I'll probably think of a dozen more questions over the course of the day, but these are just what came to mind immediately.

1 mom found this helpful


answers from San Antonio on

I would ask her if she has childcare arrangements and if there are times she will leave. I had a two-day labor and the woman I interviewed had a 12 hour limit. Of course I didn't hire her.

1 mom found this helpful


answers from Portland on

I suggest you first decide what is important to you to have happen during the pregnancy and birth and then ask her questions related to that. I'd also consider the things that could possibly happen for which you'd like her support and discuss how she would handle them. Exchange ideas with her.
Ask her about the process as seen from her view.

I also think it's important for her general personality to be compatible with yours. You'll get a sense of that just talking about life in general with her.

1 mom found this helpful


answers from Atlanta on

So here's the soup find out if your state requires, them to be certified and what kind of education they are required to have, if your state requires them to be certified and how they do that. Find out how many deliveries she has been to. What hospitals allow Doulas as some will only let you have one person in the room. Find out if she has references, what she does or has done during a delivery. By all means if they are talking you into doing this at home really check them out as mine tried to get me to do mine at home glad I didn't. Talk with your doctor about Doulas does he know of any would he/she be fine with one being present. Ask your Doula what services she will do once you are home. Let her know that if you want an Epi she needs to respect what you decide. It's your delivery she may go on many deliveries as this is possibly one of few for you. Find out if she out of town or on another delivery who would be in her place. make sure the Father is respected as well during delivery assuming you are having him present.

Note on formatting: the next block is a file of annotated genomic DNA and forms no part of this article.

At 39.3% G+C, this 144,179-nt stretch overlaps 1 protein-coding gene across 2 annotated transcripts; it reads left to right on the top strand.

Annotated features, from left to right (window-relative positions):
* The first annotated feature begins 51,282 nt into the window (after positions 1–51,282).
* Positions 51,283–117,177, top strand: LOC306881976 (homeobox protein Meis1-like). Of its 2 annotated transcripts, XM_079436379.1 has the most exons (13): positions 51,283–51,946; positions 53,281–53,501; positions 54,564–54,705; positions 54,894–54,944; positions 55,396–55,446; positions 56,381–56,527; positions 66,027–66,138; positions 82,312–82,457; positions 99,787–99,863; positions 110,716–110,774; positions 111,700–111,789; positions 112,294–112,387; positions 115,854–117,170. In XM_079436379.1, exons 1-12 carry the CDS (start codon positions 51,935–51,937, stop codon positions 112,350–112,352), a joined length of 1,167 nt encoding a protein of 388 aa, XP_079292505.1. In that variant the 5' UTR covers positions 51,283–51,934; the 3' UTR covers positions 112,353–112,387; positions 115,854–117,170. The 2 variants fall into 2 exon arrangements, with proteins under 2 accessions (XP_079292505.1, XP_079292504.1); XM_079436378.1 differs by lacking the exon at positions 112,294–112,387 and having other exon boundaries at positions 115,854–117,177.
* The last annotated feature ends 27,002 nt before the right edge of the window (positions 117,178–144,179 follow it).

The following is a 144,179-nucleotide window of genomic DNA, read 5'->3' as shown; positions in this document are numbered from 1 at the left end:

1 mom found this helpful


answers from Kansas City on

I am studying to be a doula and I think the most important thing of all is personality. The doula should be someone that you feel really comfortable with, that helps you relax and that you are confident in her ability to advocate for you in a tough situation. Trust and comfort.

As far as questions, you might want to ask questions to find out if she is against a particular type of labor or if you end up deciding on meds vs. natural, find out what her approach is if the doctor suggests something she thinks could be done another way, what her philosophy and goals are, how she interacts with the hospital staff, what positions she has used/worked with in the past and what her services include (massage, labor support, nutrition education, etc)